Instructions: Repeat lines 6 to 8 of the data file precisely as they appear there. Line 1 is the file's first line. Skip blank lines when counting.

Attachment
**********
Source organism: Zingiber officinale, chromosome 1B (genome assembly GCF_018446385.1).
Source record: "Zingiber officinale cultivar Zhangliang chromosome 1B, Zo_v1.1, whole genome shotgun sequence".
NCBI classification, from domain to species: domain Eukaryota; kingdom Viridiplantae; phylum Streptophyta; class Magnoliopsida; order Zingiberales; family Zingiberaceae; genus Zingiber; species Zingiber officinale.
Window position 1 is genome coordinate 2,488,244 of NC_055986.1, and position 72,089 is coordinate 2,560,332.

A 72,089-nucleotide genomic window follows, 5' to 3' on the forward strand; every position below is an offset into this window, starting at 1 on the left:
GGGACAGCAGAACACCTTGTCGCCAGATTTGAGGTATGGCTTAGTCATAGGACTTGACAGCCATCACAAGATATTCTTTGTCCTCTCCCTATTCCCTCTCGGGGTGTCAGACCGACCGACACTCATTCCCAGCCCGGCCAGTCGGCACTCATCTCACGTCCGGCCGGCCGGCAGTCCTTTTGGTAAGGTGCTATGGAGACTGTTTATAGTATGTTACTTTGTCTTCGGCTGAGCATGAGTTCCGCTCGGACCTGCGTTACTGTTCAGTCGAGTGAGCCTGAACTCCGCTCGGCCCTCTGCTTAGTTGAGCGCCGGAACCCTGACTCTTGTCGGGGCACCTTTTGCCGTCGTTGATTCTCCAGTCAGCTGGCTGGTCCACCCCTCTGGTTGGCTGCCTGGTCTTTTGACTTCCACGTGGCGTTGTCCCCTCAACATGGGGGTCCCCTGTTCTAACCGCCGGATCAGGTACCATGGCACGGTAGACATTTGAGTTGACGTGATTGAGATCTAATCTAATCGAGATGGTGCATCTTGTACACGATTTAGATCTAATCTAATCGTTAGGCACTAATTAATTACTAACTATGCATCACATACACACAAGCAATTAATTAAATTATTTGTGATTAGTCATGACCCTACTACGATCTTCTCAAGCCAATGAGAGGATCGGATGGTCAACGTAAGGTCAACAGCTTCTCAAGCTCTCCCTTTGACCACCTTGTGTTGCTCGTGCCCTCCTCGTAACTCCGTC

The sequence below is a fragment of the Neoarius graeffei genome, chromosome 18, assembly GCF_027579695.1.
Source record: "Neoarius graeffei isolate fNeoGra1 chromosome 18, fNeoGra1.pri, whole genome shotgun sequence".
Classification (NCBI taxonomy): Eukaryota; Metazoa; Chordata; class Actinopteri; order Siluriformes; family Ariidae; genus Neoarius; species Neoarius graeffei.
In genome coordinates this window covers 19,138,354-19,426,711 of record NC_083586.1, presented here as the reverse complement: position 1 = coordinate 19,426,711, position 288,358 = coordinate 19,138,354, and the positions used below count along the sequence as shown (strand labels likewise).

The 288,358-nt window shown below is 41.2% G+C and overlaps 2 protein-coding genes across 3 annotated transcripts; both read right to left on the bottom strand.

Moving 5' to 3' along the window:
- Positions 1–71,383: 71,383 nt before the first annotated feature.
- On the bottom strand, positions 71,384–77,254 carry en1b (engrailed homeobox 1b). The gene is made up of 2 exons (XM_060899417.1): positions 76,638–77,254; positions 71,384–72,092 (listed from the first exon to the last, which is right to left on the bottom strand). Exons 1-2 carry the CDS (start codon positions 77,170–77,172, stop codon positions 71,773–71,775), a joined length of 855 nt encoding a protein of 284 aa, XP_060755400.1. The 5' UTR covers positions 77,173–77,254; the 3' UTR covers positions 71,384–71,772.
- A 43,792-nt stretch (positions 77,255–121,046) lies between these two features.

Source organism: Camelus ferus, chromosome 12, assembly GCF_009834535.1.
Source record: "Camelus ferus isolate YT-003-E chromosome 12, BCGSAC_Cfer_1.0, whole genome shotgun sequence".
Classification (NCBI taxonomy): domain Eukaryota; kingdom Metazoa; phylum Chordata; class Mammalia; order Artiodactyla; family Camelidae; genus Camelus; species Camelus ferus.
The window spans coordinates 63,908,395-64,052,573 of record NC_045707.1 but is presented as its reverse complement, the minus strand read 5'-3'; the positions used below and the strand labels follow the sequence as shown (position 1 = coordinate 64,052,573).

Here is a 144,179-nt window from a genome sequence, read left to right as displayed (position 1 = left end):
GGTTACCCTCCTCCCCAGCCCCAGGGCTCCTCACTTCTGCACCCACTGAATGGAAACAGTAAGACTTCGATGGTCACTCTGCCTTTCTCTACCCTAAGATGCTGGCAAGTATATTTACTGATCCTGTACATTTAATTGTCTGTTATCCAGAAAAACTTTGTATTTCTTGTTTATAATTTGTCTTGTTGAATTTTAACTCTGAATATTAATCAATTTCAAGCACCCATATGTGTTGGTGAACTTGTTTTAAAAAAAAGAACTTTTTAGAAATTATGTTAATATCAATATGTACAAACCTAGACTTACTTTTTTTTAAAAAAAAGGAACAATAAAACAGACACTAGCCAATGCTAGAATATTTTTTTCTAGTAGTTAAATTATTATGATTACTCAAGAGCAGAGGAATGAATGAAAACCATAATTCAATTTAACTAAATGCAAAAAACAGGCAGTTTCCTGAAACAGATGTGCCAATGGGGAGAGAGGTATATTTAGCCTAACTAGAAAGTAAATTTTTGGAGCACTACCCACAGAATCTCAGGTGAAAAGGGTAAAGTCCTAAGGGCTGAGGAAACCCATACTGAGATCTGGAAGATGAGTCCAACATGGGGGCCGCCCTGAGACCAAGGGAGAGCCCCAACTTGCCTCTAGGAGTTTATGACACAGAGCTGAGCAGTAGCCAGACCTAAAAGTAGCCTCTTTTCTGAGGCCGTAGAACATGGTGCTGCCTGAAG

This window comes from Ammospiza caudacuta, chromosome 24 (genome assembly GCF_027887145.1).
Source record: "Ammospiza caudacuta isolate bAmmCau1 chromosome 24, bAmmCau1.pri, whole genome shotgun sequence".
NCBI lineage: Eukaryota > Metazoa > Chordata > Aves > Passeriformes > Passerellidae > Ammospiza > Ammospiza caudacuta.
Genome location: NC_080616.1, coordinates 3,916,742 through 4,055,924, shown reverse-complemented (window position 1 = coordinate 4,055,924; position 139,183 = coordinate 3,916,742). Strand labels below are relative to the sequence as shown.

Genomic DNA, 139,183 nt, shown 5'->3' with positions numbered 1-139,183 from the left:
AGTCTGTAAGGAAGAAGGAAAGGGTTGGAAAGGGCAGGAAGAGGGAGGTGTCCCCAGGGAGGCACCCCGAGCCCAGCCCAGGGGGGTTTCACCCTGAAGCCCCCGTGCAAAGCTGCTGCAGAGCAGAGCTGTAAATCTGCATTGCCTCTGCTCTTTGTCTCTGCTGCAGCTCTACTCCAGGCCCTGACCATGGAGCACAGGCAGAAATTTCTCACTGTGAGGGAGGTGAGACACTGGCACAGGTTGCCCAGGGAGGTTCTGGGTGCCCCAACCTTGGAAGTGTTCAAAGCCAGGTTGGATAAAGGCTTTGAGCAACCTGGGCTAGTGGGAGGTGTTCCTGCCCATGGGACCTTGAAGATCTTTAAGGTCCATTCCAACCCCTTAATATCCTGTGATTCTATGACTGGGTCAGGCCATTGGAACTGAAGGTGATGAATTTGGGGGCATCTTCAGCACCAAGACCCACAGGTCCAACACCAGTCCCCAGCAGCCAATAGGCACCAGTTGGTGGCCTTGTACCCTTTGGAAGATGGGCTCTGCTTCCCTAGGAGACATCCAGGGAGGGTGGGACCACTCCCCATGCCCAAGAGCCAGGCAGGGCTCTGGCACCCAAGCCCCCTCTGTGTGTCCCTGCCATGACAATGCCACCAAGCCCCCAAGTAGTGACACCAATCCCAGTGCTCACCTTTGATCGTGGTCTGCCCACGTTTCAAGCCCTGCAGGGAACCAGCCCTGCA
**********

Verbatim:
GGGACAGCAGAACACCTTGTCGCCAGATTTGAGGTATGGCTTAGTCATAGGACTTGACAGCCATCACAAGATATTCTTTGTCCTCTCCCTATTCCCTCTCGGGGTGTCAGACCGACCGACACTCATTCCCAGCCCGGCCAGTCGGCACTCATCTCACGTCCGGCCGGCCGGCAGTCCTTTTGGTAAGGTGCTATGGAGACTGTTTATAGTATGTTACTTTGTCTTCGGCTGAGCATGAGTTCCGCTCGGACCTGCGTTACTGTTCAGTCGAGTGAGCCTGAACTCCGCTCGGCCCTCTGCTTAGTTGAGCGCCGGAACCCTGACTCTTGTCGGGGCACCTTTTGCCGTCGTTGATTCTCCAGTCAGCTGGCTGGTCCACCCCTCTGGTTGGCTGCCTGGTCTTTTGACTTCCACGTGGCGTTGTCCCCTCAACATGGGGGTCCCCTGTTCTAACCGCCGGATCAGGTACCATGGCACGGTAGACATTTGAGTTGACGTGATTGAGATCTAATCTAATCGAGATGGTGCATCTTGTACACGATTTAGATCTAATCTAATCGTTAGGCACTAATTAATTACTAACTATGCATCACATACACACAAGCAATTAATTAAATTATTTGTGATTAGTCATGACCCTACTACGATCTTCTCAAGCCAATGAGAGGATCGGATGGTCAACGTAAGGTCAACAGCTTCTCAAGCTCTCCCTTTGACCACCTTGTGTTGCTCGTGCCCTCCTCGTAACTCCGTC

The sequence below is a fragment of the Neoarius graeffei genome, chromosome 18, assembly GCF_027579695.1.
Source record: "Neoarius graeffei isolate fNeoGra1 chromosome 18, fNeoGra1.pri, whole genome shotgun sequence".